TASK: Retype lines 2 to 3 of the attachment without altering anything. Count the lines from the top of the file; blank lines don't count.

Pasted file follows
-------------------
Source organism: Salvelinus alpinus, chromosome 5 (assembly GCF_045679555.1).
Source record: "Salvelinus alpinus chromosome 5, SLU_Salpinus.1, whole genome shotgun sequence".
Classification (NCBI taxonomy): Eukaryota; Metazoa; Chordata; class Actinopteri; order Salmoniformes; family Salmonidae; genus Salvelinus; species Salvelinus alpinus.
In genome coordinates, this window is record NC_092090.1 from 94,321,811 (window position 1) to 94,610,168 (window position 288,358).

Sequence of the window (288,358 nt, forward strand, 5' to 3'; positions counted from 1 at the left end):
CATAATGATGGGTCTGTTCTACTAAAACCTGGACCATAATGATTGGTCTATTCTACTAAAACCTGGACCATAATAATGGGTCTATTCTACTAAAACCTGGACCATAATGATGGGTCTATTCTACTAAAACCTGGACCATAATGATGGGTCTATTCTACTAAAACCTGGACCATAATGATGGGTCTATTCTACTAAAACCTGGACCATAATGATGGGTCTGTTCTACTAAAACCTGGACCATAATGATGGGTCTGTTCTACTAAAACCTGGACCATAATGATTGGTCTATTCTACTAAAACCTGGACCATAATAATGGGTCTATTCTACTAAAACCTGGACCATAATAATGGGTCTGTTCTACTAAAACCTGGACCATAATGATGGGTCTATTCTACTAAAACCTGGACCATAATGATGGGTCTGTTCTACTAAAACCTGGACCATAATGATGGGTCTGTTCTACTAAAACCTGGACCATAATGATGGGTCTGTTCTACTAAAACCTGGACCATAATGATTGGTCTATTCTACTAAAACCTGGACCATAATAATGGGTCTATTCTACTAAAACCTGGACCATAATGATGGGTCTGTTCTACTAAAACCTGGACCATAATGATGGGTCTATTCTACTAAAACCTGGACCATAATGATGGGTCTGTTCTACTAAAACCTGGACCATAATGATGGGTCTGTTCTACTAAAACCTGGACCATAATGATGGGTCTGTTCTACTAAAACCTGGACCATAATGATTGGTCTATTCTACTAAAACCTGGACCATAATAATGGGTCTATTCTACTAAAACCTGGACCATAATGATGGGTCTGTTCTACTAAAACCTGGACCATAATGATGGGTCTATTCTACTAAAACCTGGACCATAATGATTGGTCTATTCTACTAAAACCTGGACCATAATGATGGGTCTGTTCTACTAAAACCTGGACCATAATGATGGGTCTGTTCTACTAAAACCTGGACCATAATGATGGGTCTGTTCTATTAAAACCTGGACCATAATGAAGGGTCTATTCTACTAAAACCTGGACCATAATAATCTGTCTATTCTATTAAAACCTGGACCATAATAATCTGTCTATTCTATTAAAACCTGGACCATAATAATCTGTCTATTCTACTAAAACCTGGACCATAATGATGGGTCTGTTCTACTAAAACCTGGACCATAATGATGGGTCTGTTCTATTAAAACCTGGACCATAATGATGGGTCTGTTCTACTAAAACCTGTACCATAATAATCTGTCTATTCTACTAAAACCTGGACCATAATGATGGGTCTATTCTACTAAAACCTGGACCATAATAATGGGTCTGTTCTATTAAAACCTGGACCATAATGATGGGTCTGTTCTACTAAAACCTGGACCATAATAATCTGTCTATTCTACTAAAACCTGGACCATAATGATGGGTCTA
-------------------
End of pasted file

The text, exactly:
Source record: "Salvelinus alpinus chromosome 5, SLU_Salpinus.1, whole genome shotgun sequence".
Classification (NCBI taxonomy): Eukaryota; Metazoa; Chordata; class Actinopteri; order Salmoniformes; family Salmonidae; genus Salvelinus; species Salvelinus alpinus.